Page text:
When Dori Martin and Marylyn Myers Peyton joined the U.S. Air Force in the 1940s, little did they know that they would one day become a part of history.
Martin, 88, and Peyton, 86, were part of the thousand or so women who were recruited as civilian pilots in the U.S. military at the height of World War II. These Women Airforce Service Pilots -- better known as WASP -- became the first females to fly military aircraft for the U.S. armed forces.
"We never thought of ourselves as making history," Martin said.
Today, nearly 66 years after their service, the first fly girls will be awarded the Congressional gold medal.
"I never thought it would happen," Peyton said of the recognition.
"It's wonderful," Martin said. "Nobody even knew about us."
About 175 WASPs and more than 2,000 representatives of deceased WASPs attended the ceremony on Capitol Hill today to accept the Congressional gold medals, which rank with the Presidential Medal of Freedom as the highest civilian honors bestowed for courage, service and dedication.
"You gave all that you could to save the United States of America and the world that was at war," said Sen. Barbara Mikulski, D-Md., who sponsored the bipartisan legislation to grant the award.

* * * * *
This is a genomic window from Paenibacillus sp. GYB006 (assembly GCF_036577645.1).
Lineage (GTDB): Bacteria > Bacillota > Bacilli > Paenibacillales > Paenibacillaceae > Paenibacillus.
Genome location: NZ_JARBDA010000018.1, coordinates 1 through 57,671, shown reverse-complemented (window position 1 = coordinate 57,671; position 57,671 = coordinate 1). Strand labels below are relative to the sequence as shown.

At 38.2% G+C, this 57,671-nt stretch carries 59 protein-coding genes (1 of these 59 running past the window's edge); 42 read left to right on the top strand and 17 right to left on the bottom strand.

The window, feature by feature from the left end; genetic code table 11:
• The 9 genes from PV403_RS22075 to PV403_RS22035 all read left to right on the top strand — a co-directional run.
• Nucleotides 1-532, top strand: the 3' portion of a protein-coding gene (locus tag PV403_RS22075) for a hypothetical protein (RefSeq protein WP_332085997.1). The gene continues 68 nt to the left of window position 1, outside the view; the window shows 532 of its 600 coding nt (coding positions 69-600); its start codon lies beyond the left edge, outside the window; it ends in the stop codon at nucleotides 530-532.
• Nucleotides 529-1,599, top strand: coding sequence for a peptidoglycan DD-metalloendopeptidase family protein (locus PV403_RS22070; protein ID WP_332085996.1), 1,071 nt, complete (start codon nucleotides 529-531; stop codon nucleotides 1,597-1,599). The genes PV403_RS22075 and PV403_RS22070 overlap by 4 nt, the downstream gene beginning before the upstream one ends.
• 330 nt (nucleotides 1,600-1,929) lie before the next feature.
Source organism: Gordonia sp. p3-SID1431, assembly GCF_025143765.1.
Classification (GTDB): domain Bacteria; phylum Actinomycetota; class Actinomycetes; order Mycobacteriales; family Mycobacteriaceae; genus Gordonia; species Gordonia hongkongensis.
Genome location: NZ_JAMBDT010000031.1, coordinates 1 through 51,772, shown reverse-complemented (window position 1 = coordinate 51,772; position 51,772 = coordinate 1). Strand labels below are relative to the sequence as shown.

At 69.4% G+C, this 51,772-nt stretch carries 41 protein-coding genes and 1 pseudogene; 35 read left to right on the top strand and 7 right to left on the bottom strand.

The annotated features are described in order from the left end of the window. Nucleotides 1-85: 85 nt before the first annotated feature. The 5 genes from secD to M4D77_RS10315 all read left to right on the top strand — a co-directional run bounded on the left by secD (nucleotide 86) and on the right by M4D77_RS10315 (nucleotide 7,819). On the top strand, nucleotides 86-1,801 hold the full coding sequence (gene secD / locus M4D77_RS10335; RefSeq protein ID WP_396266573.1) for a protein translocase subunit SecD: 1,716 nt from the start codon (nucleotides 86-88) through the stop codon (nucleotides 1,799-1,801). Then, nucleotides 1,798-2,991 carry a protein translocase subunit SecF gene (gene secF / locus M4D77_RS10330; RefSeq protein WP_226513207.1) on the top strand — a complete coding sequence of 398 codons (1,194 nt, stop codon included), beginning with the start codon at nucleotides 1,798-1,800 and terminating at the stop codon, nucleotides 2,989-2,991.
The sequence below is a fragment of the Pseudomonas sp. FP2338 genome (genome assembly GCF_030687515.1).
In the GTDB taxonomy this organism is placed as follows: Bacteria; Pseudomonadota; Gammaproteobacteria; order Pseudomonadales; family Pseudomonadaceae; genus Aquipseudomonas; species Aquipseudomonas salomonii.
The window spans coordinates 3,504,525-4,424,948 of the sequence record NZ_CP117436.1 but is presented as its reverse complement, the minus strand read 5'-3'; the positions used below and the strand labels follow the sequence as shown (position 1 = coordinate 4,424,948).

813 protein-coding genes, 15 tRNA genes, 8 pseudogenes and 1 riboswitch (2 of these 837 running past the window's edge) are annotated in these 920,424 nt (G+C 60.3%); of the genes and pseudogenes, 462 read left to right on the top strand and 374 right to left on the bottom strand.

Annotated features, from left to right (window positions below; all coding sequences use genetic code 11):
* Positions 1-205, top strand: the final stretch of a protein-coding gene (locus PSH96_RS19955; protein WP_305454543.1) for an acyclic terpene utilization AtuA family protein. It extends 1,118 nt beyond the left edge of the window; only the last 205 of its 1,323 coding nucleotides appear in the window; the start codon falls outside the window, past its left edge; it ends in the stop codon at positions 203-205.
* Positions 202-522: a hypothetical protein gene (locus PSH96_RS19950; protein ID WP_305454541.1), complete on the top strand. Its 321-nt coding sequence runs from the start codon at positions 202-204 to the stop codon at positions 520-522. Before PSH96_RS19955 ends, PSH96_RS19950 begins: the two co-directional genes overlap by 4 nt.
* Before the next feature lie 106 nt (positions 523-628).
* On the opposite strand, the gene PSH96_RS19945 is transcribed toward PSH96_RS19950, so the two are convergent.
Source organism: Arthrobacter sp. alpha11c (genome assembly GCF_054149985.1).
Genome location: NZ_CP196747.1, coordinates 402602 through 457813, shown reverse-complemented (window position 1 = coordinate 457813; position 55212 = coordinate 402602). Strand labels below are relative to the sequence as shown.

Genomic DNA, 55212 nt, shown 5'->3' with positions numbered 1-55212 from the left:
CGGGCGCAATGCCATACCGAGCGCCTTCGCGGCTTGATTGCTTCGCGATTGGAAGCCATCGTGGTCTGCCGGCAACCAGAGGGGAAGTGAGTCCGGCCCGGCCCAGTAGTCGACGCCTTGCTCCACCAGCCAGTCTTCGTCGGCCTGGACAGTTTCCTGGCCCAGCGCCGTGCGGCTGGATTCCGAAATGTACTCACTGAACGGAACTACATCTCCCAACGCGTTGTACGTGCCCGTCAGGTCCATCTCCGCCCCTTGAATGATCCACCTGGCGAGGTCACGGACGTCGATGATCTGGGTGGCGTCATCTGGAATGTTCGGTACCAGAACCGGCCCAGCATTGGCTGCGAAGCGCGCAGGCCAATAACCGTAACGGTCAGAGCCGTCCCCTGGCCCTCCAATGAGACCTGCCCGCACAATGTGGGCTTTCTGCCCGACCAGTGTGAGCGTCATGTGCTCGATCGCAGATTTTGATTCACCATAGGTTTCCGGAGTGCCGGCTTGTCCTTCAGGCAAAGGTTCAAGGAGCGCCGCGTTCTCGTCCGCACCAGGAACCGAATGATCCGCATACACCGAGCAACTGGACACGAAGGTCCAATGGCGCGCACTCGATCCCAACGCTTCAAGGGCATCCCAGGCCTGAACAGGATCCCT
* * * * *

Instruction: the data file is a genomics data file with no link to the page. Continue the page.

"You fly high and into the sky," she said. "Today, instead of giving you the gun, we will give you the gold."
WASPs may have been sidelined for years, but these first female Air Force pilots had their work cut out for them. The requirements for women to become military pilots -- at least 500 hours of flying experience -- were more stringent than for men. They were paid a mere $250 per month, slightly less than men, and the women had to pay for their own lodging, food and uniforms.
Then there was the social stigma -- and the occasional jabs that came with being in a male-dominated atmosphere.
Also, unlike the men, they did not hold military rank. They were all flight officers.
But Martin and Peyton say if they had to do it all over again, they wouldn't even think twice about it.
The WASP program was launched in 1943 as the United States faced a shortage of male fighter pilots at the time when the war was at its peak.
Despite the stigma and their families' concerns, the women say all they wanted to do was fly, and the experience was a joyride.
"It was a great deal of fun and a lot of work," Martin recalled.
Peyton's journey to the group was a complicated one. She worked for United Airlines and said she wanted to learn how to fly and do something for the country during the war.
She kept hearing reports about the group, but no matter how many people she asked, she couldn't figure how to get in touch with them until one day in Wichita. She was sharing a cab with two other women who were talking about WASPs, she said. Peyton got the contact information from the women and got in touch with the women who were organizing the WASP program when she returned home to Iowa.
"It was a big secret," she said, laughing.
Getting a foot in the door was no easy task.
Of the more than 50,000 women who applied, only 1,830 were accepted and 1,074 graduated from the training program. These women were stationed at 120 army air bases around the world, and flew a total of 60 million miles. Their duties involved everything from ferrying planes to training fighter pilots to chemical missions, but they were barred from actual combat.